Sunday, 2 October 2016

Stories from Russia - Layover in Moscow

Inconsistency, lack of direction, fear of commitment, whatever you attribute it to, the urge to flee from monotony is real. And for those who are born with it, suppressing the constant fire in their belly comes with a price - one they end up paying with a subtle element of truth in their hearts. Individuality often gets compromised in a frantic attempt to overpower the natural disposition of the body and the mind. Happiness is thrown into jeopardy when the inner self is denied the right of expression. Material success and ego indulgences tumble down in the face of spiritual decay. Something deep inside yearns to be set free, something as intangible as the earthy scent of petrichor. And when no goal seems worth the sellout, they muster the courage to go in search of the paradise long lost.


The opportunity to become an AIESEC intern in Chelyabinsk, Russia came to me at such a juncture. The city located in the Ural region is the seventh largest in the country. Russia is notorious for many reasons, and being the coldest country on the planet is just one of them.  Chelyabinsk captures the essence of the cold and rustic life in the mountains. After my Pilani days, I hadn’t experienced anything even remotely comparable to winter. So the thought of surviving in a land where the temperature drops to -4o degree Celsius sent a shiver of curiosity down my spine. Digging out the warm clothes from my college rucksacks, I felt the excitement of breaking the shackles of drudgery – just what I yearned for at that point in time. I needed a change and this was it – my well deserved break after juggling between two crazy jobs, taking care of my little dog and fighting with my folks day in and day out.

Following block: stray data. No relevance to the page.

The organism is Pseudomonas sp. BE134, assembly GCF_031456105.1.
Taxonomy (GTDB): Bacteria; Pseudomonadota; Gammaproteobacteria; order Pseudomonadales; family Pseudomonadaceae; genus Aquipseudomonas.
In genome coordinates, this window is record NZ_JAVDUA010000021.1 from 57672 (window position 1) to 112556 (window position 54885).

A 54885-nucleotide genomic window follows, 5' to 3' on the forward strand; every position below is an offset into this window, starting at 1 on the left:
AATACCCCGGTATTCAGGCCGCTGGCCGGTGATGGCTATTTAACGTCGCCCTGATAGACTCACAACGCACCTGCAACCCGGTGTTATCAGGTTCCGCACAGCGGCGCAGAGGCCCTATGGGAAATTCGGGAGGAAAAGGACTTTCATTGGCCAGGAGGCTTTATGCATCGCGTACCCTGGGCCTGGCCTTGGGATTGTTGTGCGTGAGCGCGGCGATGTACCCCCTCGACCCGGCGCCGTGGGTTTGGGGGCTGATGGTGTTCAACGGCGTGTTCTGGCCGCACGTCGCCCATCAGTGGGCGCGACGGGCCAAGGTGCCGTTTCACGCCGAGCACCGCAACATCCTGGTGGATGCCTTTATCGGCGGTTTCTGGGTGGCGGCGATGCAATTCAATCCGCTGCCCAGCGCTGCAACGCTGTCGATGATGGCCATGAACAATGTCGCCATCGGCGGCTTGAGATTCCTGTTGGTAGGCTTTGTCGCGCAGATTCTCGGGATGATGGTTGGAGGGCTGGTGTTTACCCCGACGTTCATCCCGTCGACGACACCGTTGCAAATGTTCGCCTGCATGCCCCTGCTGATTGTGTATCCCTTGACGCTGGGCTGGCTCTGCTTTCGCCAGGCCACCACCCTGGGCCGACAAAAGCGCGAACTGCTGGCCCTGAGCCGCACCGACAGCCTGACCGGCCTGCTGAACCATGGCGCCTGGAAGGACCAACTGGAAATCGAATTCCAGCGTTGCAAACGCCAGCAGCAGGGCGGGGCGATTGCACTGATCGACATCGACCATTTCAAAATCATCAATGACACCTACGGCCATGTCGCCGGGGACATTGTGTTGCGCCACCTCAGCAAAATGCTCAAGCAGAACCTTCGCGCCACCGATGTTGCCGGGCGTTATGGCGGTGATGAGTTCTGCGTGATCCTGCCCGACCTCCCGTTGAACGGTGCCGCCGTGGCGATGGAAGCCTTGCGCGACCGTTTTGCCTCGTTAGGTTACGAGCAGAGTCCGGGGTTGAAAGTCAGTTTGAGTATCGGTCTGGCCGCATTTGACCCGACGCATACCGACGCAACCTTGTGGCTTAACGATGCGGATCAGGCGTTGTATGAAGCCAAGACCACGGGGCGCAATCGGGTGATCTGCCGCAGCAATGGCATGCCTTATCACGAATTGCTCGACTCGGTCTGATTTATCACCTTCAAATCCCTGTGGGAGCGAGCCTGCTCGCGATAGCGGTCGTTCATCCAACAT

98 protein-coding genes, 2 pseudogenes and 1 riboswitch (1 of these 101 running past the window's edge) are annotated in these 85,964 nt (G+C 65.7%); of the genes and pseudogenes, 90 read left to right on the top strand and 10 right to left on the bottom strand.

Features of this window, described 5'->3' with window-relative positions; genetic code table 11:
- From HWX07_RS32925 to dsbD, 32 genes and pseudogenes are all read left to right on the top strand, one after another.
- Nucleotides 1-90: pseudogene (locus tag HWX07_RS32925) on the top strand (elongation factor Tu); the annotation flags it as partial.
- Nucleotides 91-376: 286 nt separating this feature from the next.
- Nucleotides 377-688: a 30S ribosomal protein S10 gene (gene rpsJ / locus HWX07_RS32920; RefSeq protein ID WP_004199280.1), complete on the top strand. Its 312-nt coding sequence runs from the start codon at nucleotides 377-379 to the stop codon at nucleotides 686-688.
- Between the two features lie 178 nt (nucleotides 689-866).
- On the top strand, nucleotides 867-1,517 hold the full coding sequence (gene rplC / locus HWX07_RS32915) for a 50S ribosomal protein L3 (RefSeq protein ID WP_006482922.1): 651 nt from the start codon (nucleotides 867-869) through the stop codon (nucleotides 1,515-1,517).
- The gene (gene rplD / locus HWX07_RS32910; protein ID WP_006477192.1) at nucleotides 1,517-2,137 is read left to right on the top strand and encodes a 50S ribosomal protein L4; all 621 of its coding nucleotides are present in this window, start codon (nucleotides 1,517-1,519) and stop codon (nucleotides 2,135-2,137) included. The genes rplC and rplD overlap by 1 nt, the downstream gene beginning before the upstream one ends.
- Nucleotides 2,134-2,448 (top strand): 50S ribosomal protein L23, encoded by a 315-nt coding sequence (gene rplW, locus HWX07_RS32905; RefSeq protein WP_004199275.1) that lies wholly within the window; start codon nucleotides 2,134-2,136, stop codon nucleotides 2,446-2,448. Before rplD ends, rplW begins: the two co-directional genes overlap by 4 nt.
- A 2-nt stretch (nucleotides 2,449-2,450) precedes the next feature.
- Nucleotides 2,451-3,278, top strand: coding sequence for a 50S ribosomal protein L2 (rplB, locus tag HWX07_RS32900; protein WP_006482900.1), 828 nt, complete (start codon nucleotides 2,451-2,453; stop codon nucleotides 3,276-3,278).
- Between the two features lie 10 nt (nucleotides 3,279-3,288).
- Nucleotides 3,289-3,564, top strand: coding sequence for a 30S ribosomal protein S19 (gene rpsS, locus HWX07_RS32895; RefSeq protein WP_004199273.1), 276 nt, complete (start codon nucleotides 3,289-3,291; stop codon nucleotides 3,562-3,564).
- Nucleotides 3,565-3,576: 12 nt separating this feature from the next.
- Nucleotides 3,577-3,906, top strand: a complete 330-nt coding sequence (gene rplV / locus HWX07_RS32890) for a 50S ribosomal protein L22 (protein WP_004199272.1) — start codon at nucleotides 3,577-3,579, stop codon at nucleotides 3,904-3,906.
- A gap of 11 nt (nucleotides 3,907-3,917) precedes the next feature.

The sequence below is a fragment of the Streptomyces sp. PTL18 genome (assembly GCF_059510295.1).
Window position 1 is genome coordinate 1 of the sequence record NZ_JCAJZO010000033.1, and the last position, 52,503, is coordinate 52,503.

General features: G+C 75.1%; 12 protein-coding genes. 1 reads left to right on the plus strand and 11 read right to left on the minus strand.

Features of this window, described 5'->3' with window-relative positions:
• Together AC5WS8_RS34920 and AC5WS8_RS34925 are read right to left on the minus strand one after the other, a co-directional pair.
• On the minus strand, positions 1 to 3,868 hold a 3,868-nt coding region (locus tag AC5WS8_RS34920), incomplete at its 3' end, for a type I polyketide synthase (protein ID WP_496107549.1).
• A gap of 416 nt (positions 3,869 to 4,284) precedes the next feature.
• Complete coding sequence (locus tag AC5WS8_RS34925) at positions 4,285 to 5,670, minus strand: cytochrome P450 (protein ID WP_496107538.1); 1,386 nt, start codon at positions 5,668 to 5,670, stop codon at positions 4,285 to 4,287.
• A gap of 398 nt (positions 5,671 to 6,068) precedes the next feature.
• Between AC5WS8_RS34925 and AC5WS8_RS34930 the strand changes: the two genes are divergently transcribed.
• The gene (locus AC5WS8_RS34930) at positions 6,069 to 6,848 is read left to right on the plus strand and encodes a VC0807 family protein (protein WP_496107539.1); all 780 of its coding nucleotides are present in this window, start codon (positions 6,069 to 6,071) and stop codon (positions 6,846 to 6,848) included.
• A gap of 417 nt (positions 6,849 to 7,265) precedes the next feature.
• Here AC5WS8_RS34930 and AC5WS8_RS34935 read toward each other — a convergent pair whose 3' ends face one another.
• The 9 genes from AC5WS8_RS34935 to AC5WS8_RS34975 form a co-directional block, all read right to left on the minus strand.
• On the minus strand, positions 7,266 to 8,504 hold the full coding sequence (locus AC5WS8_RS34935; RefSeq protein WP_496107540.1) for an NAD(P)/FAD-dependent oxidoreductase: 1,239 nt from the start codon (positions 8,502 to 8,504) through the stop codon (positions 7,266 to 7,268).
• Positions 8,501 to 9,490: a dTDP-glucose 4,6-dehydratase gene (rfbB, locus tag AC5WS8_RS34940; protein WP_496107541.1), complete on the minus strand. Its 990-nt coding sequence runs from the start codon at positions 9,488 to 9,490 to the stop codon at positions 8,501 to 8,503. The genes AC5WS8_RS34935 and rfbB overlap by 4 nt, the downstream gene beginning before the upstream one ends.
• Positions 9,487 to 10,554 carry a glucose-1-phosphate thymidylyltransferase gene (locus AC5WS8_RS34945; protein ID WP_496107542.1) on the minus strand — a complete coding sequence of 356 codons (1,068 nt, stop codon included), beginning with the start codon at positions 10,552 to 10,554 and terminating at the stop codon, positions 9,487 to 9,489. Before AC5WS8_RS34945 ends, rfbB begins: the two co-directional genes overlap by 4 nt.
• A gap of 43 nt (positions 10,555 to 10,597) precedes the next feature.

Once I had the invitation letter in hand, the visa application process was easy. Unlike the US and UK visas, the Russians did not interview the candidate. You just need to fill out the online application form and personally hand it over to the embassy along with the fee and the required documents. I resigned from both my jobs in September 2014, visited my fiance in Bombay, attended my best friend's wedding and then proceeded to Chennai for the visa processing. The Chennai trip gave me an inkling of the solo adventure I was on. After dropping off the documents in the morning, I loitered around the heritage city. Walking in and out of fancy malls, watching movies all by myself and getting lost in translation, I realized it was indeed fun to be anonymous in a big city. I collected my visa on the third day and boarded the train back to Calicut.


My onward flight from Delhi to Moscow was booked via Aeroflot, and I had a fifteen hour layover in Moscow before proceeding to Chelyabinsk. After four days of obtaining the visa, I took a morning train to Kochi and flew to Delhi from there. At around 11:30 pm, I arrived at the Indira Gandhi International Airport in New Delhi. I waited all night for my flight to Moscow. Though the travel was exhausting, my experience with Aeroflot was quite pleasant contrary to the widespread negative reviews about the airline. The food was scrumptious too. Upon my arrival in Moscow, I was asked to wait at the immigration desk until an officer confirmed the credibility of my documents. He checked my readiness for the oncoming Russian adventure by asking, "Are you not afraid of traveling alone in Russia?" I replied that I was not and he let me pass.